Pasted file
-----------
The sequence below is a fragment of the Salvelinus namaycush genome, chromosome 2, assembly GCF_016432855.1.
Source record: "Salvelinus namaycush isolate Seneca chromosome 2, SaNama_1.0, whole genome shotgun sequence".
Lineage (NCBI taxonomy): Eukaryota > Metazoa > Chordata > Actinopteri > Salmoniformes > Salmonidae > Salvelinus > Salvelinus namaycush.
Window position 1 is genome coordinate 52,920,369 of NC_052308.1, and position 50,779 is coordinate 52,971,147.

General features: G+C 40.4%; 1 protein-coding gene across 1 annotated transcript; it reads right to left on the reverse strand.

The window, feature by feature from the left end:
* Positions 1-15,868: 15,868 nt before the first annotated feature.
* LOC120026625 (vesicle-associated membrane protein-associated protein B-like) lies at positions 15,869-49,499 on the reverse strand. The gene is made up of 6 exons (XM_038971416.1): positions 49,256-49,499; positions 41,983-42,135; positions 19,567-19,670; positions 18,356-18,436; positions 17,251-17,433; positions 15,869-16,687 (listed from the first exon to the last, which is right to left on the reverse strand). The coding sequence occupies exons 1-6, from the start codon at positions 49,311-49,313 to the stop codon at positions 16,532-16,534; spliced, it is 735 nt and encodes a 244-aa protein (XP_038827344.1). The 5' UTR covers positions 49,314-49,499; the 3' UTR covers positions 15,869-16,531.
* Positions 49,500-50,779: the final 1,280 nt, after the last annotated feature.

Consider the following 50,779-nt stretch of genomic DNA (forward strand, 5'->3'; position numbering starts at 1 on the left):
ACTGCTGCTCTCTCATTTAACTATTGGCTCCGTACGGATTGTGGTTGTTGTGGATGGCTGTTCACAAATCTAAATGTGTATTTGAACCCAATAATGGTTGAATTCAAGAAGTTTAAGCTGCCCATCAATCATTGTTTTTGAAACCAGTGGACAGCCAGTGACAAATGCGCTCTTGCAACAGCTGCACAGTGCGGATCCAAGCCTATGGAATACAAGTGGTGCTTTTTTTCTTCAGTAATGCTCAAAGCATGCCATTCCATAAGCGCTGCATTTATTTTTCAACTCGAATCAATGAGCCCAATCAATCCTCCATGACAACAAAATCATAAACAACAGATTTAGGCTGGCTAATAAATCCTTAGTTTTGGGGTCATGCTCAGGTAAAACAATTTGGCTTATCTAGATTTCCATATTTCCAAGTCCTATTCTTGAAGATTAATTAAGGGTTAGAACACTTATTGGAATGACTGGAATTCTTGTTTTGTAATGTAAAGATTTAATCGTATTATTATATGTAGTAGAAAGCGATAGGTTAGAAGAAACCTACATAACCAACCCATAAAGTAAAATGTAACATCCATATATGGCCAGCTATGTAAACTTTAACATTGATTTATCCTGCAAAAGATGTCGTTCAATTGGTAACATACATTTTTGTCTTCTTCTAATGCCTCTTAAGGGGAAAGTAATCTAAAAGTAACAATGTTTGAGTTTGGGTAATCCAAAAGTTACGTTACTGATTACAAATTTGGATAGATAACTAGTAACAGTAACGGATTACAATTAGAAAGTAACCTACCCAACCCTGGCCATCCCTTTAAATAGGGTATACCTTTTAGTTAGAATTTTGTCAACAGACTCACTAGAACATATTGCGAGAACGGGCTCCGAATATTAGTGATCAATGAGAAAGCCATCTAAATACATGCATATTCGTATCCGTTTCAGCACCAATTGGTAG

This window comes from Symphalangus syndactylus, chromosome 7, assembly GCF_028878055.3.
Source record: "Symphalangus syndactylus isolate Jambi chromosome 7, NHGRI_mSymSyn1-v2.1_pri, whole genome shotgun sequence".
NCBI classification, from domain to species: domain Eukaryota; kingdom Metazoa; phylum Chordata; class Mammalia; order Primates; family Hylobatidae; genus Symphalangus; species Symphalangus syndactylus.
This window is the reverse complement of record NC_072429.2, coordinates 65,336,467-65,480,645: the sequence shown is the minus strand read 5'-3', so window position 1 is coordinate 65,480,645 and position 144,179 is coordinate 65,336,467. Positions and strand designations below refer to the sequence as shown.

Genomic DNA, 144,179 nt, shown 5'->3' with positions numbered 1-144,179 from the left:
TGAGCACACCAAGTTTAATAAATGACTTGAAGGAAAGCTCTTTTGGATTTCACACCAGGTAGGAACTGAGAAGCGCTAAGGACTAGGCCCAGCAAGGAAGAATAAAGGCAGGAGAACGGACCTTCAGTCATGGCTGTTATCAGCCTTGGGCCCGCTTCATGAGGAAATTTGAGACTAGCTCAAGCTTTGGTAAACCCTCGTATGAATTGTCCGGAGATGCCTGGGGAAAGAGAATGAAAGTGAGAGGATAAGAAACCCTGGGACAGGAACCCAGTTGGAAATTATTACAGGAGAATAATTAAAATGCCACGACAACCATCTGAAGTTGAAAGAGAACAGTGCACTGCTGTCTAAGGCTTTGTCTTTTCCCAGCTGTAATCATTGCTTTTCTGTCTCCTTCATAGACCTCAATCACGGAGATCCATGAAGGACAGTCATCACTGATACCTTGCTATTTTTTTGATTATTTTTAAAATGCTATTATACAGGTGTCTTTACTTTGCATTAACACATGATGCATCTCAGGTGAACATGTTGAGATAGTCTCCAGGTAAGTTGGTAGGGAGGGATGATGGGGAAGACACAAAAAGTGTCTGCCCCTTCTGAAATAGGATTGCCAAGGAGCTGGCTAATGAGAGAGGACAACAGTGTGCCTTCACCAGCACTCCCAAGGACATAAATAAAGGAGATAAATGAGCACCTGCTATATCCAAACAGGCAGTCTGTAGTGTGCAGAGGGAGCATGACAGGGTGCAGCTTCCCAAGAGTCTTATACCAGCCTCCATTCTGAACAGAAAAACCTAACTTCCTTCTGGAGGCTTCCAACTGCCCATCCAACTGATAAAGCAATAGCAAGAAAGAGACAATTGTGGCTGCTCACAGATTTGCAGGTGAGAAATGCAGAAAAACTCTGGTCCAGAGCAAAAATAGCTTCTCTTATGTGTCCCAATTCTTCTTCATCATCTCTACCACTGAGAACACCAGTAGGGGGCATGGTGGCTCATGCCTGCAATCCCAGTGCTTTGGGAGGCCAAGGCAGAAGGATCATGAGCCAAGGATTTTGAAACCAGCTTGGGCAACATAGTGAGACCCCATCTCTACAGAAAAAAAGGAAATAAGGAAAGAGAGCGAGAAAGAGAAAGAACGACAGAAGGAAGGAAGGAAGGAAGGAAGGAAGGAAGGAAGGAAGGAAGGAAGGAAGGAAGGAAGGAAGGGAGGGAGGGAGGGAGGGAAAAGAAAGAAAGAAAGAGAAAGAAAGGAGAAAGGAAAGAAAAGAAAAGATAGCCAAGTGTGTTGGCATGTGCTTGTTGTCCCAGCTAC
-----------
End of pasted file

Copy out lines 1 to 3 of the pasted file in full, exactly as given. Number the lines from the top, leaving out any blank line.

The sequence below is a fragment of the Salvelinus namaycush genome, chromosome 2, assembly GCF_016432855.1.
Source record: "Salvelinus namaycush isolate Seneca chromosome 2, SaNama_1.0, whole genome shotgun sequence".
Lineage (NCBI taxonomy): Eukaryota > Metazoa > Chordata > Actinopteri > Salmoniformes > Salmonidae > Salvelinus > Salvelinus namaycush.